Highly recommending this excellent book for poets and college students by Willard R. Espay. "Words to Rhyme With" is another one of his dozen or so books. It's a book for poets and college students whom need a referral book for making up their own lyrics, verses and rhymes. Samples of his poems and rhyming words are the whole content of this book.
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This book contains about two hundred poems of Mr. Espy's. He used them to illustrate the different kinds of poems and styles throughout the book. From the very simple to the very complicated. He uses a play of words. The way he writes his poems and the abstruse words found in this book are educational, enlightening and, melliloquy, especially when rhymed.
Some of Mr. Espy's poem in this book include: "Was Bacchus A Boil Vexing Jupiter's Thigh?" which comes under the classification of Villanelle style. "To A Critic" is considered a Roundel style of poem. "When The Whole Blamed Caboodle Has Gone Up The Spout" is a Ballade with a Double Refrain. "Ode to An Elevator" from Greece, The Ode, which is unrhymed.
After a chapter explaining about the different kinds of poems, the book goes into single rhymes, double rhymes and then triple rhymes. These pages are three colums across to make it easy to read.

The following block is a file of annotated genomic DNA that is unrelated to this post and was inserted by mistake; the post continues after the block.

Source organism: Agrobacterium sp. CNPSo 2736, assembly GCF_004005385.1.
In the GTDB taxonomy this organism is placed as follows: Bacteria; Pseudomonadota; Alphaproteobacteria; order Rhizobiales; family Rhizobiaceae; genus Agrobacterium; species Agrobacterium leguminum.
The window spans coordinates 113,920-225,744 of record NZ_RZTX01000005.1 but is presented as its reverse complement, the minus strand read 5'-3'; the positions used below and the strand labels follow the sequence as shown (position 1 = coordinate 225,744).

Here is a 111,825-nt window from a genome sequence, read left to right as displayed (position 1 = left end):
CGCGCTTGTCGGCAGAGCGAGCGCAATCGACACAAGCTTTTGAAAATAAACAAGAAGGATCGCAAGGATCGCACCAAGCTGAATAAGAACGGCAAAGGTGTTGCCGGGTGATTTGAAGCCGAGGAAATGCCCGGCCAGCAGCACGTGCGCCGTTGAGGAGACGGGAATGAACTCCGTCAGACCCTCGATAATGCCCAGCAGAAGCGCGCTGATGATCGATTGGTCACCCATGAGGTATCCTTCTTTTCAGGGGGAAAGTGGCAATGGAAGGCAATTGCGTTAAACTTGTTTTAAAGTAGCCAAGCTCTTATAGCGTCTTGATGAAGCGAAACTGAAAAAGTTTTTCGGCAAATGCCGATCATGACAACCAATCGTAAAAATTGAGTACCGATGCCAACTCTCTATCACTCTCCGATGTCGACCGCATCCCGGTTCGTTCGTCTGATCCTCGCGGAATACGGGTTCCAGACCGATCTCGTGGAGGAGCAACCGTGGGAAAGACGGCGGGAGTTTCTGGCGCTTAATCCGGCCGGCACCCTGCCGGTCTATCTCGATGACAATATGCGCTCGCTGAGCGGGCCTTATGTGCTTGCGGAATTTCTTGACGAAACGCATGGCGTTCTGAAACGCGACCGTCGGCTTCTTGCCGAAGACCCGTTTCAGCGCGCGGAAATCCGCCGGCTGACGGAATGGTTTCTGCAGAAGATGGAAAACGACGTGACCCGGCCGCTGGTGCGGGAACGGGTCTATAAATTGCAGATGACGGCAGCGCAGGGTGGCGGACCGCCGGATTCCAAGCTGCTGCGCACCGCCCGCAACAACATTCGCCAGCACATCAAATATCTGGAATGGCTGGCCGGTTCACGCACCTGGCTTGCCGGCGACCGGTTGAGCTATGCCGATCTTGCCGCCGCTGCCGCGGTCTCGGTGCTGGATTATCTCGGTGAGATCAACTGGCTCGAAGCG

The book ends with a glossary of about one hundred pages. The words listed here are ones found in the rhyming section that are a little on the rare and unusual side that are not found in all dictionaries. Mr. Espy made this list up as he was going along and writing this book. This book is one of over a dozen books Mr. Espy wrote.
Mr. Espy used several reference books, himself, to put this book together which included: "The New Rhyming Dictionary and Poet's Handbook" (1931) by Burges Johnson, The Complete Rhyming Dictionary and Poet's Craft Book (1934) by Clement Wood, "The Poet's Manual and Rhyming Dictionary" (England 1966) by Frances Stillman, "The Penguin Rhyming Dictionary" (1985) by Rosalind Fergusson, "Mrs. Byrne's Dictionary of Unusual, Obscure, and Preposterous Words" by Josefa Heifetz Byrne, "Hobble-de-hoy, The Word Game for Geniuses" by Elizabeth Seymour and "Words" by Paul
Here, in this book, is where you will find rhyming words like "flavicomous" and "auricomous" which refer to yellow hair and golden hair or "anichnogram" and "pelmatogram" which has to do with a footprint. Their definitions are listed in the glossary in the back of the book.
This book was copyrighted in 1986 by Willard R. Espy. It was first published in hardcover by Facts on File Publications. The paperback book was published in 1988 by the First Owl Book Edition, Henry Holt and Company, New York, New York. The printed cover price of this book was $22.50
My son borrowed this book off of me when he was going to college, for his English class. He even showed it to his English teacher. I came into possession of it when I found it listed in one of the book clubs I belonged to about ten years or so ago. I'm not a poet, but, I added it to my library of books. I find it very interesting myself.
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